7 Ways to Teach Cooperation in Early Childhood

2021-05-20T17:43:11-04:00August 8th, 2013|Tags: , |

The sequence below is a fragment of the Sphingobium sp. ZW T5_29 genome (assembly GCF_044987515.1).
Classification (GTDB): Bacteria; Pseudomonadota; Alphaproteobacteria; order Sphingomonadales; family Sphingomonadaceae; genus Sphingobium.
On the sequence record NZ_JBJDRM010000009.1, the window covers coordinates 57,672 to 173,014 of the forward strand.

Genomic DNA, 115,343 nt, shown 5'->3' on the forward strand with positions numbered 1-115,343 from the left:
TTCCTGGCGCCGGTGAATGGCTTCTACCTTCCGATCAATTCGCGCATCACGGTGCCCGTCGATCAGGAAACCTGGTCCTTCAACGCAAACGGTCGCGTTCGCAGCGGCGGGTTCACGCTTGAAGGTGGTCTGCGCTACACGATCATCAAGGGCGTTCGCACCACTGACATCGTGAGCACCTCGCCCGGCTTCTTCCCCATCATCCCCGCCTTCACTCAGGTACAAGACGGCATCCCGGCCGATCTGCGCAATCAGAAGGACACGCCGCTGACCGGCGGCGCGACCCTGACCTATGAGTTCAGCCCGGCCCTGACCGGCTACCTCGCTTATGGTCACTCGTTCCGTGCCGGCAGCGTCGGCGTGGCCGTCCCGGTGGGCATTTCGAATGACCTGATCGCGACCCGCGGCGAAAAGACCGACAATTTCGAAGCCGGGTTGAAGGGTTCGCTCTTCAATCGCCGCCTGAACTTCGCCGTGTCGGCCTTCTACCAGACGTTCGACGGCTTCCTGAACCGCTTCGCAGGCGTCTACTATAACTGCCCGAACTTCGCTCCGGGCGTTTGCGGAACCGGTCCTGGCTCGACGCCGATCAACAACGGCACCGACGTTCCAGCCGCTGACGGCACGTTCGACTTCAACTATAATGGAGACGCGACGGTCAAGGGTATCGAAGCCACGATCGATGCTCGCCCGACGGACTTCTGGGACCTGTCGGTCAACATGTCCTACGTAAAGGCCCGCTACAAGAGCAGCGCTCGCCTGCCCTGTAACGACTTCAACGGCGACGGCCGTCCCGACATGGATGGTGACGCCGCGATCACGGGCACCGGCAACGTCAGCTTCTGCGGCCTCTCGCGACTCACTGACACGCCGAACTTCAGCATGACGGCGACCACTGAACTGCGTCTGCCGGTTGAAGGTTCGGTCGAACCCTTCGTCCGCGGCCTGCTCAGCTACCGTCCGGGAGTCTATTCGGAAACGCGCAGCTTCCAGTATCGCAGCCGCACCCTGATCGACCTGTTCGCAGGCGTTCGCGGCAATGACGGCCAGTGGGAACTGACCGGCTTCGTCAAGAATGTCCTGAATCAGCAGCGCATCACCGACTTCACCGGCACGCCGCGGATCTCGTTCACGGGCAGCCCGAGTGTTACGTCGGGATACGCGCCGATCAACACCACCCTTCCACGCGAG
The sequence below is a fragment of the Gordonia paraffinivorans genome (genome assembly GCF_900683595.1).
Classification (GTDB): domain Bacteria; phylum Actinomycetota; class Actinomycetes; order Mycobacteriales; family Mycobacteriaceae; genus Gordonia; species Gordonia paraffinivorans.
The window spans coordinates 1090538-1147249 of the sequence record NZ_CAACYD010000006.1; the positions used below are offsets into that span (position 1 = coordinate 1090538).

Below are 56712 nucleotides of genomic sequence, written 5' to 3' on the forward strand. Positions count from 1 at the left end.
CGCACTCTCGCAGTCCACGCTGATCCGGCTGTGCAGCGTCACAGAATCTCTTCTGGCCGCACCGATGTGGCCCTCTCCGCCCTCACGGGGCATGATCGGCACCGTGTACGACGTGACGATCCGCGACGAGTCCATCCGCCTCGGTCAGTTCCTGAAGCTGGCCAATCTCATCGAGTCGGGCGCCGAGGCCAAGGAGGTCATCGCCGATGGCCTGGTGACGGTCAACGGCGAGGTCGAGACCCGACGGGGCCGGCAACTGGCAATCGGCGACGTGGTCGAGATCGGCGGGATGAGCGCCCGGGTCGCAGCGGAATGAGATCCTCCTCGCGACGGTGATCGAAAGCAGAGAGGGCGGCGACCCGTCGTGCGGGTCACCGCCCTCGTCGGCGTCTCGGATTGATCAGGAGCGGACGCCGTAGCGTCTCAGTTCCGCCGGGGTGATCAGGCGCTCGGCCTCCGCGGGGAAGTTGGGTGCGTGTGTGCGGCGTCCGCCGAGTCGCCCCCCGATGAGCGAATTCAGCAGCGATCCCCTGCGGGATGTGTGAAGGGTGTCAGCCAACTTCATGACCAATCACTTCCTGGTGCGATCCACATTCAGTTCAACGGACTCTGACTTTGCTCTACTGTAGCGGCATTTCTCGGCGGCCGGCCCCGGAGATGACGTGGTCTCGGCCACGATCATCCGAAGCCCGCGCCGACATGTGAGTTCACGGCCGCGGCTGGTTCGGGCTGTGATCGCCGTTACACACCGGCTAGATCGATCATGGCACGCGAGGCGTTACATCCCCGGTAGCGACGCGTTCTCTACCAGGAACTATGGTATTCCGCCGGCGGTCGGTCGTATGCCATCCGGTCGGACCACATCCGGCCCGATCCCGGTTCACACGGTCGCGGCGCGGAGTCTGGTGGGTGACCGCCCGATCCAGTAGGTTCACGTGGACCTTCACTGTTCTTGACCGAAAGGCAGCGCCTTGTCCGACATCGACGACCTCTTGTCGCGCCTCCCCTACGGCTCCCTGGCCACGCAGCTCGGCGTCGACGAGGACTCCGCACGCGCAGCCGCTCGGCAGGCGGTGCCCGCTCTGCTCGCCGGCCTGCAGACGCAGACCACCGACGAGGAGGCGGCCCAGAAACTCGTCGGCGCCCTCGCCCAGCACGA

This is a great resource adapted from the National Center on Infants, Toddlers, and Families for parents, families, and anyone who works with young children. Click on the link to download and print as a pdf document: Early Childhood Teaching Cooperation Encourage turn-taking. As young as 6 and 9 months, babies can begin to engage in back-and-forth interactions. They also learn to imitate. This is a great time to encourage turn-taking as you talk and play with your baby as it helps her learn language and the joy of relationships. When you place a block in the bucket, give her time to copy you. Take turns putting objects in the bucket and dumping them out. As she gets older, take turns putting pieces in the puzzle, or shapes into the shape sorter. When it’s time to clean up, you can make a game of taking turns placing toys back on the shelf. These experiences are opportunities for her to feel the pleasure of accomplishing something as a team.  Do chores together starting at an early age. Let your child grow up experiencing the benefits of cooperation. Even 1-year-olds can help set the table and clean up toys. Point out the advantages of cooperating: “Look how fast we set the table. Now we have time to read a book before dinner.” Or, “Boy was it fun to wash the car with you. You are a great scrubber! Look how bright and